Building a Better Board Common Traits of Successful Boards

 Working in groups can be a challenge. Working in groups when people’s homes—and possibly their life savings—are involved can be a far greater challenge. It’s one faced every day by those brave souls who volunteer to serve on their co-op  or condo board. While there is no sure-fire recipe for building a board that is  100 percent successful day in and day out, there are definitely traits and  tactics that the most well-run and effective boards share.  

 Don’t Get Personal

 One of the biggest components to success is ensuring that those individuals who  are elected to the board do not come to their new duties with a personal  mission. It’s important to make sure that no one looking to join in saying, “‘If I can get on that board I am going to change whatever that one little thing  is,’ or that thorn in your personal side,” says Jane Beddall, president of Dovetail Resolutions, a mediation and  consulting firm based in New Haven, Connecticut. Beddall, who also presides  over the New England chapter of the Association for Conflict Resolution, says  other bad motivations for joining a board include, “it looks good on your resume, or you’re trying to impress your neighbors or your friends.”  

 Board-member aspirants need to keep in mind that the job is to serve the  building—and act in the interest of the association as a whole. Criterion No. 1 should be  that “you have a genuine interest in whatever it is the board does, the mission of  that organization,” says Beddall. Aspiring board members also need to have a clear picture of what the job really  entails. She adds, “You have to be clear in your mind that you can honor the commitment that you  make.” The best board members are the ones who prioritize fair thinking and who  remember to put the needs of the building community as a whole above their own  preferences.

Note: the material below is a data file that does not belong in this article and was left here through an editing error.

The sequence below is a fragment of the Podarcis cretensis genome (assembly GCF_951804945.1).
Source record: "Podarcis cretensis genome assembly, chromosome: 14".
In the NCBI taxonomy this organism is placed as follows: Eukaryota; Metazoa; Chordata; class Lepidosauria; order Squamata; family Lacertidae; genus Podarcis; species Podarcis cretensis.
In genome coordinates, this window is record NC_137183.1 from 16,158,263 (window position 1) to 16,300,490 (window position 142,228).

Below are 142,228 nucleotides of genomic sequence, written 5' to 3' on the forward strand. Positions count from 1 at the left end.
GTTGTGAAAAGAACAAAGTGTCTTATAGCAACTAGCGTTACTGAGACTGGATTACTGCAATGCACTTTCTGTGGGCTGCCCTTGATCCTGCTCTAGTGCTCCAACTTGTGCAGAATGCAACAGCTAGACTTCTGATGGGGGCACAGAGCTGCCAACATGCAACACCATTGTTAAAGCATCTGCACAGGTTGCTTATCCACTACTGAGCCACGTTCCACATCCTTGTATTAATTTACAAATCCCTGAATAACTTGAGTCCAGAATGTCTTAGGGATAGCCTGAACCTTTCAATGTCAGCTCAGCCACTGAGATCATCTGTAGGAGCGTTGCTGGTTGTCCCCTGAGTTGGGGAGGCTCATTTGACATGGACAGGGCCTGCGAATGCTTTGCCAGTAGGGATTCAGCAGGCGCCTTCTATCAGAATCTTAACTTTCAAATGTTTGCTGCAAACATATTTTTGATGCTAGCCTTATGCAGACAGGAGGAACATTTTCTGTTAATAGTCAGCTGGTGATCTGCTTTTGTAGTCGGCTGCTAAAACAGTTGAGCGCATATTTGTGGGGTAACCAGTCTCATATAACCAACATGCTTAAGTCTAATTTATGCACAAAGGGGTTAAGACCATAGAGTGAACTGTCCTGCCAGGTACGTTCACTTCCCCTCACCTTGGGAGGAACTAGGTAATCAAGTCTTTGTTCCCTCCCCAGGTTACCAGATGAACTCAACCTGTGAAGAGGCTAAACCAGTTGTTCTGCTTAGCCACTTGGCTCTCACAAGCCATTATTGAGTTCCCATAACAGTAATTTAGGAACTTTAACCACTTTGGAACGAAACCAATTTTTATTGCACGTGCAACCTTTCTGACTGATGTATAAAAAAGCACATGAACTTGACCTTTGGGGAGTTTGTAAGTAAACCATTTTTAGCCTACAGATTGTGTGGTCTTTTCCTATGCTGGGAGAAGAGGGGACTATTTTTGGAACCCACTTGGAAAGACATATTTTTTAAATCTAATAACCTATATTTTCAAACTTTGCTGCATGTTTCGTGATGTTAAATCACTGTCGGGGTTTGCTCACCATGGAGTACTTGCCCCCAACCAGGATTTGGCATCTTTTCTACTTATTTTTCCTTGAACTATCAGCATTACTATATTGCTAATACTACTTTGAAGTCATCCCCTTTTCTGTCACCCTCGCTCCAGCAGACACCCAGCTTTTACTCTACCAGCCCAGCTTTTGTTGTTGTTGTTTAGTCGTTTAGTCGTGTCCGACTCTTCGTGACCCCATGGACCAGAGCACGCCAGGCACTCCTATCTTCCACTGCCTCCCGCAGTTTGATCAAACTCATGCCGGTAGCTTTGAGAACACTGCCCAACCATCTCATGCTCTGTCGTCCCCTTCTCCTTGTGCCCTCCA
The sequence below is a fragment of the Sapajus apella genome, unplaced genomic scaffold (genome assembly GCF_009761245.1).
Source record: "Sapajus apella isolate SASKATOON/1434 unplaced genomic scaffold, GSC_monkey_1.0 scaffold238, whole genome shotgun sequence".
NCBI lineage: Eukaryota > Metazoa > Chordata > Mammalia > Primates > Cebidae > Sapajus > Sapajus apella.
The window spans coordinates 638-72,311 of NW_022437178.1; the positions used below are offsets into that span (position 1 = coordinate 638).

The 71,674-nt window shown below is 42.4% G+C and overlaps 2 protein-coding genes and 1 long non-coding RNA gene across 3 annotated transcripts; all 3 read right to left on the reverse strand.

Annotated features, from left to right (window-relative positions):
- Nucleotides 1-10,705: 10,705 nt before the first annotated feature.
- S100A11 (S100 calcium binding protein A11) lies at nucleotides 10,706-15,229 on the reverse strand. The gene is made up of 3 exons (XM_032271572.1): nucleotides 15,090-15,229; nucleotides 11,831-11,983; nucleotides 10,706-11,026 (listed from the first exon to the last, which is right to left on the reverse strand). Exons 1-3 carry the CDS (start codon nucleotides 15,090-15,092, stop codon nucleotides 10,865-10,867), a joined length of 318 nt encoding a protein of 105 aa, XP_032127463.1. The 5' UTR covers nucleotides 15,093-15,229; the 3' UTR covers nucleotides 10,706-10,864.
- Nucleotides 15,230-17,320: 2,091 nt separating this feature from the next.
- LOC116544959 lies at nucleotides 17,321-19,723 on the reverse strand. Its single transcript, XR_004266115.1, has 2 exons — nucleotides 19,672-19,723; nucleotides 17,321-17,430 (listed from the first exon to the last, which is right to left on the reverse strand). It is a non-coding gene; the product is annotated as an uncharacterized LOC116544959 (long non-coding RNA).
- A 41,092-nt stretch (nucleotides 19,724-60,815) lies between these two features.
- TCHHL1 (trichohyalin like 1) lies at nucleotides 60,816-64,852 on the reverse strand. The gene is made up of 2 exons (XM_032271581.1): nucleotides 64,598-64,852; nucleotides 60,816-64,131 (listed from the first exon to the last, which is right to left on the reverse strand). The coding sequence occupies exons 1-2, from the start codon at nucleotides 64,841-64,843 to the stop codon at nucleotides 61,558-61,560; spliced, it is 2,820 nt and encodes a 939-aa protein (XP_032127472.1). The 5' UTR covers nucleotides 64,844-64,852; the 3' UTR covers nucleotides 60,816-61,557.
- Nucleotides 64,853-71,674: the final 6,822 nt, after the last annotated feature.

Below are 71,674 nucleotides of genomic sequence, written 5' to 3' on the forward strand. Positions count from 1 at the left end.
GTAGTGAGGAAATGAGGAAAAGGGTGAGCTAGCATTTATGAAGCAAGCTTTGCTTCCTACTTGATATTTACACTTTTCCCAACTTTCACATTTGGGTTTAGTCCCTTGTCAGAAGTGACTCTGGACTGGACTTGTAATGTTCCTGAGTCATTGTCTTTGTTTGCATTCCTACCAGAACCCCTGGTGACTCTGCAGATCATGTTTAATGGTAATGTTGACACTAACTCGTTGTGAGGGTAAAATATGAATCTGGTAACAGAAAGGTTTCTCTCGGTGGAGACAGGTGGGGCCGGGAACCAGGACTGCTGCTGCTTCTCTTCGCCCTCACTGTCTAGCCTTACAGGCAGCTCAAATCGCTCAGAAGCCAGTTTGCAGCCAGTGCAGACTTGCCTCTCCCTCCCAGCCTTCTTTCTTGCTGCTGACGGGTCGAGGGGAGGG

It’s also very important to have a proper understanding of what a board wants from  you as a member. Whether it’s your legal expertise, your deep pockets, or your time, “if you don't know what the expectation is before you say yes, then you’re not honoring the commitment because you don’t know what your committing to,” says Beddall.  

 Problems can also arise when board members have issues with not getting their  own way. If you are a member of a five-person board and three people vote  opposite of you, it’s important that you respect the decision. Otherwise, the board may not operate  with trust and mutual respect—which is to say, the board is dysfunctional and potentially headed for trouble.  

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